This is what my experience has been with the ML-1. I actually got the ML-1 early on, shortly after its release. At the time it also came with the dedicated Mic Pre. I was very excited at the prospect of being able to have the choice between so many legendary microphones at the tip of my fingers! But I actually ended up feeling underwhelmed and disappointed by it. The main issue I found was that it was an extremely sibilant microphone. No matter which mic emulation I used, the issue persisted. I found it sibilant to the point it was unusable. No amount of de-essing I applied was enough. And I have used all of the mics that are modeled here in the past, and I know for a fact they aren’t that sibilant. So I returned it and went back to using my trusty Micro-Tech Gefell MT71S and Apollo Twin.

Fast-forward to this year, and a couple of months back it comes to my attention that the issue I had was not common and in fact, was a part of a small bad batch from the ML-1 manufacture. Apparently Slate Digital replaced it free of charge to the people affected but I must have been a little impatient and returned it before I got the memo. So I thought, let’s give this another shot. I have been using it for a couple of months now and I am impressed by the microphone and the emulations. There is no sibilance issue, and the mic emulations sound pretty spot on. I found the Sony C800g to work particularly well for my own singing, a microphone I’m not likely to afford any time soon. The C800g has a brightness and airiness to it that is unlike any microphone I have used before. For me, just this 1 mic emulation is worth the price of admission alone. But C800g might not be the right mic for your voice – and that’s the beauty of VMS, you can easily find the right one for you. One of my favorite things I love being able to do is to change the mic emulation anytime I want. Sometimes you think you want a u47 during tracking but end up wanting an SM7 during mixing. Other than the software side of things, the ML-1 feels like a really solid, well-built mic. I love the matte black and the mic suspension is top-notch. It feels like a mic that was built to last.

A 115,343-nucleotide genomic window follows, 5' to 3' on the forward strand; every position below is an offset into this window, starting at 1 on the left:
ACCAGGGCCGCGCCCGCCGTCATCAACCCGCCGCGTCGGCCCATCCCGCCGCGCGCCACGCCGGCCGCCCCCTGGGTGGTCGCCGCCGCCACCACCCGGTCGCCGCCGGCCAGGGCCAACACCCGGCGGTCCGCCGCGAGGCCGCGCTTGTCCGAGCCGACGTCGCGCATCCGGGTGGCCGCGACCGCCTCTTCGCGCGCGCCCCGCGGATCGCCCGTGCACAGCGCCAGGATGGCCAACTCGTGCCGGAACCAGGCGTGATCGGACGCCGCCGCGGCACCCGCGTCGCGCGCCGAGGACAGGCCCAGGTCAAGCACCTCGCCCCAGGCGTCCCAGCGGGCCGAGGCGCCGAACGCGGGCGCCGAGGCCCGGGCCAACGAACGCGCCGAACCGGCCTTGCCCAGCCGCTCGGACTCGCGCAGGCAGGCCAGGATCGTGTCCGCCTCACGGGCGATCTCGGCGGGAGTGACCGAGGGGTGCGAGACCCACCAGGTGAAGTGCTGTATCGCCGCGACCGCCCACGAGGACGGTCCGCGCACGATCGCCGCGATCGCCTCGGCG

My final thoughts on VMS are this. If you are serious about vocal recording but can’t afford an entire mic locker, I would look into this. At $800, it’s quite a bit cheaper than even the cheapest LDC mic that it emulates, and it comes with 8 emulations of some of the most highly sought after microphones and 2 mic pre emulations. If you are going to spend around $1000 on a microphone and want something that can fit into most applications, then I can seriously recommend this. Personally, I have retired my MT71S and have only been using VMS ever since. I will say this though – I would not be mad if Slate Digital one day included an emulation of the MT71S! Another thing that would be cool for my specific use case is if I could load VMS in my Apollo Twin as I can with UAD plugins. I know that isn’t really the point of VMS, but it would be nice if I could just have my entire vocal tracking chain in my real-time UAD chain. Of course, that’s just me nit-picking, I still use VMS and monitor through my DAW because the pros heavily outweigh the con of the slight inconvenience. But come on guys, make it happen anyway!

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Written by

Alex Nasla is a keyboardist, producer and mixing engineer. He keeps busy making audio plugins for Rosen Digital, is audio director at multimedia company Toxic Creativity and is involved in 3 different musical endeavors.